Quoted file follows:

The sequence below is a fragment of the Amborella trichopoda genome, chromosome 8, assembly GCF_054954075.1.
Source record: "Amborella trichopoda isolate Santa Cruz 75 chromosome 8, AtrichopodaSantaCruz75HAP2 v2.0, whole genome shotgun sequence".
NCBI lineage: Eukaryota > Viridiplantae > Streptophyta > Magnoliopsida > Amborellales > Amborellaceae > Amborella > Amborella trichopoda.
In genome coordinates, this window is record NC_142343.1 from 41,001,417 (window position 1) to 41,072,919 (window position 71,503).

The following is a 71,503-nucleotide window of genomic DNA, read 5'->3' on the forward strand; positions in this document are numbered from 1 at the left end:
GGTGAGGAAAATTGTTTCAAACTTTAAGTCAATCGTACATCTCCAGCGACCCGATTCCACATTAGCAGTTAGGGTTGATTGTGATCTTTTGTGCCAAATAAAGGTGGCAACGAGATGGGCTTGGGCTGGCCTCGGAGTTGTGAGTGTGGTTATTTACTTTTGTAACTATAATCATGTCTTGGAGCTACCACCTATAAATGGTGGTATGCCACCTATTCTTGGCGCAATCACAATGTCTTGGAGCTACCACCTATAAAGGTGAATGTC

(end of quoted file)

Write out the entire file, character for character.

The sequence below is a fragment of the Amborella trichopoda genome, chromosome 8, assembly GCF_054954075.1.
Source record: "Amborella trichopoda isolate Santa Cruz 75 chromosome 8, AtrichopodaSantaCruz75HAP2 v2.0, whole genome shotgun sequence".
NCBI lineage: Eukaryota > Viridiplantae > Streptophyta > Magnoliopsida > Amborellales > Amborellaceae > Amborella > Amborella trichopoda.
In genome coordinates, this window is record NC_142343.1 from 41,001,417 (window position 1) to 41,072,919 (window position 71,503).

The following is a 71,503-nucleotide window of genomic DNA, read 5'->3' on the forward strand; positions in this document are numbered from 1 at the left end:
GGTGAGGAAAATTGTTTCAAACTTTAAGTCAATCGTACATCTCCAGCGACCCGATTCCACATTAGCAGTTAGGGTTGATTGTGATCTTTTGTGCCAAATAAAGGTGGCAACGAGATGGGCTTGGGCTGGCCTCGGAGTTGTGAGTGTGGTTATTTACTTTTGTAACTATAATCATGTCTTGGAGCTACCACCTATAAATGGTGGTATGCCACCTATTCTTGGCGCAATCACAATGTCTTGGAGCTACCACCTATAAAGGTGAATGTC